Oxymel is mentioned as a medicinal drink frequently and at one point the manuscripts instructs the reader to "boil opoponax in oxymel, and, having strained it, to give it to drink." A period recipe for an oxymel can be found in the Anglo-Saxon Leech Book penned by Cild in the late 9th or early 10th century.
"Take of vinegar, one part; of honey, well cleansed, two parts; of water, the fourth part; then seethe down to the third or fourth part of the liquid, and skim the foam and the refuse off continually, until the mixture be fully sodden. If thou wish to work the drink stronger then put as much of the vinegar as of the honey..."

 My basic recipe for making an oxymel with honey follows:

1 1/3 cup honey
1 cup water
2/3 cup white wine vinegar
2 cups mint

The process is simple.  Bring the water and the honey to a boil and boil for  about ten -fifteen minutes, skimming  the foam off the top.   Then you pour  the white wine vinegar into this and bring the mixture back to a boil.  Simmer over low heat until the mixture thickens.  This recipe does not get as thick as those I’ve done with sugar.

Then you take it off the heat,  coarsely chop up the mint and steep it in the mixture with a cover.   Basically you are making an herbal infusion or decoction with the vinegar honey mixture.

I use white wine vinegar due to the the recipe that is included in An Anonymous Andalusian Cookbook of the Thirteenth Century as translated by Charles Perry: "sikanjabîn syrup is beneficial in phlegmatic fevers: make it with six ûqiyas of sour vinegar for a ratl of honey and it is admirable. "


This fall  I made up a batch of an oxymel that I had in mind to offer to a person suffering from the flu-perhaps with a  feverish condition.   In place of the mint, I used equal amounts of yarrow flowers,  dried elderflowers and peppermint.  Then I threw in a handful of lemon balm for good measure.    I covered the pan tightly and then let the mixture infuse all night long.   In the morning I strained it well and bottled the concentrate up.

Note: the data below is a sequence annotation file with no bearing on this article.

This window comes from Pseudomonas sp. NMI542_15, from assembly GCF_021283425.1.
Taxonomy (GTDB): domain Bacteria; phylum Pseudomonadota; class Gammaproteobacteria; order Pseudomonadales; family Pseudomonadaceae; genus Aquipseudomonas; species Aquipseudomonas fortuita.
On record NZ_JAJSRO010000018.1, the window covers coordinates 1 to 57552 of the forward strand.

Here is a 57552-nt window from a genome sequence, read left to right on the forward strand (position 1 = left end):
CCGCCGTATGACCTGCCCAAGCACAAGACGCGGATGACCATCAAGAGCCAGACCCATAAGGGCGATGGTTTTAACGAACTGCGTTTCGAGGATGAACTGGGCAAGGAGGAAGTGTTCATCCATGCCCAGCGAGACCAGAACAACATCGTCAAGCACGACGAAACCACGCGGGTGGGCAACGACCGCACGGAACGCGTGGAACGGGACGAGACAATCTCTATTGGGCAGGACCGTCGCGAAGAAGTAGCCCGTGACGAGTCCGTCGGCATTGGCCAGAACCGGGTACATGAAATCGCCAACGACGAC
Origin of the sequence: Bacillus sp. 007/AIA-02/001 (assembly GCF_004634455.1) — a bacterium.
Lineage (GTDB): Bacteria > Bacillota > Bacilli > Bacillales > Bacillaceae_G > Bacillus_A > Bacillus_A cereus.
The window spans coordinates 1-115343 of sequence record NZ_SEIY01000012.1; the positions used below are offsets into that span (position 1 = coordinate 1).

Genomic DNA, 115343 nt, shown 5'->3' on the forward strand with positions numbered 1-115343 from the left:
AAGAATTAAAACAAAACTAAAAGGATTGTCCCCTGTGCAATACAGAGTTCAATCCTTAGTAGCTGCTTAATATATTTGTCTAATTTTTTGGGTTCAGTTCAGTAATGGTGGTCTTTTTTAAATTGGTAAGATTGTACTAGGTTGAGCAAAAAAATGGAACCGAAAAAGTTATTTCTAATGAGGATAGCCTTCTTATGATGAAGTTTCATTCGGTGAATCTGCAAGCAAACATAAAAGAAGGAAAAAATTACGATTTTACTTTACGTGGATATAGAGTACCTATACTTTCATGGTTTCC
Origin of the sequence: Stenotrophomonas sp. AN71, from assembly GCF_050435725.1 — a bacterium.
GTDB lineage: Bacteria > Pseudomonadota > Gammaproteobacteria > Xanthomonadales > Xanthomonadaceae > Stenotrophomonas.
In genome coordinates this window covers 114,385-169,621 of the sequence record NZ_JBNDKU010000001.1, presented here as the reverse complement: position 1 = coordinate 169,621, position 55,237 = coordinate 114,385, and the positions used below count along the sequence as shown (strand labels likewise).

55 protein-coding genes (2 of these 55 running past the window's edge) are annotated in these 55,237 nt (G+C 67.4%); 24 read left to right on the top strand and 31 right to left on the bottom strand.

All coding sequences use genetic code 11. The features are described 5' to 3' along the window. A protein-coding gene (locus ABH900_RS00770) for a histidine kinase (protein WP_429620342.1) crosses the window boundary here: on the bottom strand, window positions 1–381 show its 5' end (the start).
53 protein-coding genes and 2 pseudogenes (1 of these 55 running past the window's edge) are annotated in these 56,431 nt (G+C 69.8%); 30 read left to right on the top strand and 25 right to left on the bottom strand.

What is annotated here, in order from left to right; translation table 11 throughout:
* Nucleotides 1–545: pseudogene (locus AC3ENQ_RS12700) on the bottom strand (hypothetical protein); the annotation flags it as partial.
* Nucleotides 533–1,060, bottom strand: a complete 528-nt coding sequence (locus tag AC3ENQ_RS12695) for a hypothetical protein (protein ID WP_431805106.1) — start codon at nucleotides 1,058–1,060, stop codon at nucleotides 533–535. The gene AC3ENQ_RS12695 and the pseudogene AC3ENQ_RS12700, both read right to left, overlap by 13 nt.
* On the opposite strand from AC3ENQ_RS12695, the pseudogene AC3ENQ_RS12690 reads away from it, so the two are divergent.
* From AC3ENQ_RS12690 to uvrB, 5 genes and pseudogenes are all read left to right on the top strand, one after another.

To use the concentrate  I put one part of it in a glass with eight parts water. If you are wanting to work with the diaphoretic actions of the plants, you will want to serve this as a hot drink especially in the winter months.  That is also mentioned in On Regimen in Acute Diseases. 

Hippocrates, “On Regimen in Acute Diseases," in Hippocratic Writings/On The Natural Faculties, translated by Francis Adams, (Chicago: Encyclopaedia Britannica Inc., 1956), 40.

Cild, Bald's Leechbook II. in Leechdoms, Wortcunning and Starcraft of Early England Vol.II, by Thomas Cockayne,(London: Longmans, Green, Longman, Roberts and Green, 1865), 287.

Wednesday, January 9, 2013

Medieval Plant Use in Today’s Encampments




This is my second contribution to my A & S 50 depth project in the period use of plants. I will attempt to offer up ways that you can use herbs in a period manner around your campsite.

Culinary Herbs

I will be writing more on the period use of culinary herbs and should probably pull some blog posts over from my mundane blog.  For this post, I will mention that bundles of herbs hanging around your campsite are attractive and useful. 

Just pinch a bit off when you need it. 

Strewing Herbs 

Strewing Herbs were commonly tossed about to sweeten the air in a room and ward off pests. Herbs were scattered around on the floor and crushed by people walking on them or shoved in mattresses where people crushed them as they slept on them.

The point here is that simply having the herb sitting around in  pots or bowls isn't going to release enough scent to be useful as a repellent unless you add essential oils.  In my home,  I put them under  rugs and between our mattresses and box springs.  You  might even find them lying around on the floors in the garage underneath our bulk food storage bins.

At an encampment you would literally strew these herbs around on the ground. The more they are walked on and crushed, the more volatile oils are released.  When we camped at Gear of War,  I threw most of mine under our ground cloth and we didn't have any problems with insects in the tent.


Sachets

Often referred to in Medieval texts as “sweet bags", sachet are made by crushing herbs and sewing them up in linen or silk bags.  They were then hung amongst the clothing to ward off pests.  I have also adopted this practice to protect the bulk dried goods I keep on a shelf in my garage. Hanging bags of herbs near your garb may very well ward off moths and other insects that could damage your clothing.